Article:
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Whitey & his consorts

Old 11-13-2010, 11:30 AM
  #1  
Spike
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Default Whitey & his consorts

Let us assume that 10 Bucks and 20 Doe generally live within a 300 acre area. Along comes breeding time for the 20. Buck #1 finds a ripe female (Doe #1) and performs his duty.

Question #1. Does Buck #1 immediately go in search of another mate?

Question #2. Does Doe #1 indicate to other Bucks by action and or odor that she is not available?

Question #3. Suppose Buck #2 happens along and finds Doe #1. Does he enter into a "piggy-back" encounter with her? I have read of a doe giving birth to twins, each of which had been sired from different bucks.

Question #4. Suppose Buck #1 finds Doe #2 being pursued by Buck #4 (junior in age, size, and dominance to Buck #1). I assume Buck #1 and #4 have a "talk" and takes over the task.

Question #5. Buck #1, after breeding Doe #1 and Doe #2, continues on patrol and after several encounters with various Does, stumbles upon Doe #1 again. Let us assume that this took a day or two. Does he re-breed with Doe #1? What tells him that her "dance card" has already been punched.

Question #6. Does Buck #1 keep a harem (similar to elk) and drive away other prospective mates.

I do not speak "Buck-ese" and can not verbally converse with him, but certainly would like to be able to do that. I'm hoping that some biologist, or other person in the know, might be able to shed some light on this.

The reason I ask is to our method of herd management. We own 300+ acres, low fenced, adjoining 2000+ acres of COE land. Therefore, we know there is critter travel between properties. By means of trail cameras we KNOW of 17 bucks and many more does call our 300 acres "home". We KNOW of 3 major, kick-ass brutes that have appeared on several photos. One is a 9 pointer (nicknamed Walter), a 10 pointer (nicknamed Goliath), and a 12 pointer which we have named King Tut. These 3 have been placed on a "NO SHOOT" list, we only shoot 6 and 8 pointers, but are we shooting ourselves in the foot by taking out the semi-dominant. We try to keep the doe situation under control, but do NOT know the exact number of critters the land holds. We assume it to be about 50, so we cull between 5 and 10 every year.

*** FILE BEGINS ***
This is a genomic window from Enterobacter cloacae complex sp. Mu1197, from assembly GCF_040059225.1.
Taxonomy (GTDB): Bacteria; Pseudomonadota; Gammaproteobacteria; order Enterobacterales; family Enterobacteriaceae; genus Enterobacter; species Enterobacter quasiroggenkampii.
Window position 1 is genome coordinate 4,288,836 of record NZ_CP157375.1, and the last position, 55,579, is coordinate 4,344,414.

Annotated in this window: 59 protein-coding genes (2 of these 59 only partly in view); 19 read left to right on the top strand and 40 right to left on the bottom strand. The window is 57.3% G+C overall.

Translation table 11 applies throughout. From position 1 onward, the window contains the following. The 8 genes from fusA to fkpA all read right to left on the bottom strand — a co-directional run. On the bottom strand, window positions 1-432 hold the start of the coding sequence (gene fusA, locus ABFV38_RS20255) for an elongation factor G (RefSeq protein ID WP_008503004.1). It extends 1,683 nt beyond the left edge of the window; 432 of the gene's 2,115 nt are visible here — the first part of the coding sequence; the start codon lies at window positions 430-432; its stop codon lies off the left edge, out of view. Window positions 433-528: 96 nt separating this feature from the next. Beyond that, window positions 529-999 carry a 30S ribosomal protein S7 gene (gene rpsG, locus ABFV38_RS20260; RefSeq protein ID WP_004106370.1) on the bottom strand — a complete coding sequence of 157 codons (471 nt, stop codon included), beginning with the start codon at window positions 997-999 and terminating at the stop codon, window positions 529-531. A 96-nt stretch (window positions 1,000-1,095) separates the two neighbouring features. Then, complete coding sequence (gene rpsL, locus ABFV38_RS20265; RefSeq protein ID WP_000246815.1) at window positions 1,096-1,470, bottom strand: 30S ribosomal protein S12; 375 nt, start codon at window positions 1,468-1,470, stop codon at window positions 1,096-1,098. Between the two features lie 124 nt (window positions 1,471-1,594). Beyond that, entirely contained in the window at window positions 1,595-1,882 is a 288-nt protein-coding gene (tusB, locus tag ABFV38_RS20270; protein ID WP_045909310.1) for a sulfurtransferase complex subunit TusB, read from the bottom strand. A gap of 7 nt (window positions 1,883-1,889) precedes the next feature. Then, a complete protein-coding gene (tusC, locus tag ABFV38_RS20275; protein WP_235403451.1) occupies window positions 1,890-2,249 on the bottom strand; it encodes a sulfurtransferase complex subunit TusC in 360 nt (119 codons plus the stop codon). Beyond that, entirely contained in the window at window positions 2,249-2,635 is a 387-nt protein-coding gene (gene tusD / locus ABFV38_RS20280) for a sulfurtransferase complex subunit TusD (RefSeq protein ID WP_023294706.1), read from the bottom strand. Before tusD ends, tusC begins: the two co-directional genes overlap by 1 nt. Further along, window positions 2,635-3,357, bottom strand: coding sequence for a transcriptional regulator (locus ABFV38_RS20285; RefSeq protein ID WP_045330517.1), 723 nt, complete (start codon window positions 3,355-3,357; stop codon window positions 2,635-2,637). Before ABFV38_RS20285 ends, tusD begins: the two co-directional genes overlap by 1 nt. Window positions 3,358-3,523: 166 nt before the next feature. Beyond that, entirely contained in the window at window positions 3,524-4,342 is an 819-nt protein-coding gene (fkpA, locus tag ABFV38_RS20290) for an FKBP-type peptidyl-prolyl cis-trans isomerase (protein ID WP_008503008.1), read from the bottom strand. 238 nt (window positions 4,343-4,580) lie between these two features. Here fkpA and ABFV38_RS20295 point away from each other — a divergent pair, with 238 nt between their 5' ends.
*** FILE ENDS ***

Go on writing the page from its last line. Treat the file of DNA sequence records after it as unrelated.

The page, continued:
Maybe we should contact the New York DEC and have one of their educated wizards survey the land and tell us how many it will support and what his recommendation would be for culling bucks.

Any comments and/or suggestions ??????
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Old 11-13-2010, 01:42 PM
  #2  
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I'm not an expert, but through lots of reading I think I can at least begin to steer you in the right direction.

Q #1. A buck will sometimes stick around a doe for a short time after breeding with her, but would probably be lured away from her by the scent of another hot doe in the area.

Q #2 & #3. A doe is only accepting of breeding for about 24-48 hours and will often allow multiple bucks to breed with her in this time frame.

Q #4. Not totally sure on this one, but I would assume the more dominant buck would flex his muscles and chase the less dominant buck off, but there's no guarantee the less dominant buck won't hang close by and attempt to breed with the doe later on, as per my response to Q #2 and #3.

Q #5. Doe #1 may have already been bred by buck #1, and if it is indeed a couple days later, she will no longer be receptive to bucks. She may or may not still be exuding estrous scents at this time. In all likelihood, she will still smell "hot" for at least a short time after she comes out of her peak estrus period.

Q #6. I haven't heard of a whitetail buck keeping a harem as you describe. A dominant buck will definitely try to chase off less dominant bucks, but he will not keep a harem of does like a bull elk does.

I hope this helps a little. Like I said, I'm not an expert or a biologist or anything, so if anyone else has some more information on the subject, feel free to chime in. I'd like to see some more opinions on this either affirming or refuting what I've said.


Can I ask why the mature/dominant bucks have been placed on a "no-shoot" list? Is it to make sure they get the chance to breed and pass on their genes? Eventually, as they age, they will no longer be the dominant bucks in the area and may be run ragged during the rut and could even get chased off your property, either by younger more verile bucks or by the other bruisers. 300 acres doesn't seem like all that much for 3 mature bucks. I'm not too familiar with "low-fence" properties, so I'm not sure of the extent to which they are capable of keeping deer in/out.
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